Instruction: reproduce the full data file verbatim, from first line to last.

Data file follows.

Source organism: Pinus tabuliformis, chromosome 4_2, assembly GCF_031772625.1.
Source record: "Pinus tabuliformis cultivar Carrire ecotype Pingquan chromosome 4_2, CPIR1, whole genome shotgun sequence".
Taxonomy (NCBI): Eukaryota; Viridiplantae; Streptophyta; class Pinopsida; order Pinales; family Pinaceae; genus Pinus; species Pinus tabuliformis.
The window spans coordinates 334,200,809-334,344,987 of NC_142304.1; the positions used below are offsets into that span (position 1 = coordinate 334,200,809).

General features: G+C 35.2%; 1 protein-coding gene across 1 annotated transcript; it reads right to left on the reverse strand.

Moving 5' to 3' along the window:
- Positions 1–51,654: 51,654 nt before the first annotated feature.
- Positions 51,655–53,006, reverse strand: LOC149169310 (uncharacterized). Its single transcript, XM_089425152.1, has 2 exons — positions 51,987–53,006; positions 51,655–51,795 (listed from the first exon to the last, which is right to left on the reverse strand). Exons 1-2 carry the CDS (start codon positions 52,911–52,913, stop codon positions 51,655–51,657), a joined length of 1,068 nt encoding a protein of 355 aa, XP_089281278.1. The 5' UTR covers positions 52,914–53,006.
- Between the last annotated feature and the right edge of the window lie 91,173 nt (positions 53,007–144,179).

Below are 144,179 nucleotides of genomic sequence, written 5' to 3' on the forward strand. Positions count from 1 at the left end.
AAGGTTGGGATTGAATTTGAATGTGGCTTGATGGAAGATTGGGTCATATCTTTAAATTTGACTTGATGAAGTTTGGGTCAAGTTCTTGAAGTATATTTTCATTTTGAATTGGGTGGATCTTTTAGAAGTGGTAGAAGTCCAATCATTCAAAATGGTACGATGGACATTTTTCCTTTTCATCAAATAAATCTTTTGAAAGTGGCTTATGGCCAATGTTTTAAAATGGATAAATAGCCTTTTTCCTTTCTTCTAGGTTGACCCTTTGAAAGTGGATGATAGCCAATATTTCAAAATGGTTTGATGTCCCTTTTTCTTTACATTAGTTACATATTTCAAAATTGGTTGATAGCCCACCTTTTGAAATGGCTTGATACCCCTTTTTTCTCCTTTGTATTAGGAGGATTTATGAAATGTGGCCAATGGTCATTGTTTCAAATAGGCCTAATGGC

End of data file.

Source organism: Pinus tabuliformis, chromosome 4_2, assembly GCF_031772625.1.
Source record: "Pinus tabuliformis cultivar Carrire ecotype Pingquan chromosome 4_2, CPIR1, whole genome shotgun sequence".
Taxonomy (NCBI): Eukaryota; Viridiplantae; Streptophyta; class Pinopsida; order Pinales; family Pinaceae; genus Pinus; species Pinus tabuliformis.
The window spans coordinates 334,200,809-334,344,987 of NC_142304.1; the positions used below are offsets into that span (position 1 = coordinate 334,200,809).

General features: G+C 35.2%; 1 protein-coding gene across 1 annotated transcript; it reads right to left on the reverse strand.

Moving 5' to 3' along the window:
- Positions 1–51,654: 51,654 nt before the first annotated feature.
- Positions 51,655–53,006, reverse strand: LOC149169310 (uncharacterized). Its single transcript, XM_089425152.1, has 2 exons — positions 51,987–53,006; positions 51,655–51,795 (listed from the first exon to the last, which is right to left on the reverse strand). Exons 1-2 carry the CDS (start codon positions 52,911–52,913, stop codon positions 51,655–51,657), a joined length of 1,068 nt encoding a protein of 355 aa, XP_089281278.1. The 5' UTR covers positions 52,914–53,006.
- Between the last annotated feature and the right edge of the window lie 91,173 nt (positions 53,007–144,179).

Below are 144,179 nucleotides of genomic sequence, written 5' to 3' on the forward strand. Positions count from 1 at the left end.
AAGGTTGGGATTGAATTTGAATGTGGCTTGATGGAAGATTGGGTCATATCTTTAAATTTGACTTGATGAAGTTTGGGTCAAGTTCTTGAAGTATATTTTCATTTTGAATTGGGTGGATCTTTTAGAAGTGGTAGAAGTCCAATCATTCAAAATGGTACGATGGACATTTTTCCTTTTCATCAAATAAATCTTTTGAAAGTGGCTTATGGCCAATGTTTTAAAATGGATAAATAGCCTTTTTCCTTTCTTCTAGGTTGACCCTTTGAAAGTGGATGATAGCCAATATTTCAAAATGGTTTGATGTCCCTTTTTCTTTACATTAGTTACATATTTCAAAATTGGTTGATAGCCCACCTTTTGAAATGGCTTGATACCCCTTTTTTCTCCTTTGTATTAGGAGGATTTATGAAATGTGGCCAATGGTCATTGTTTCAAATAGGCCTAATGGC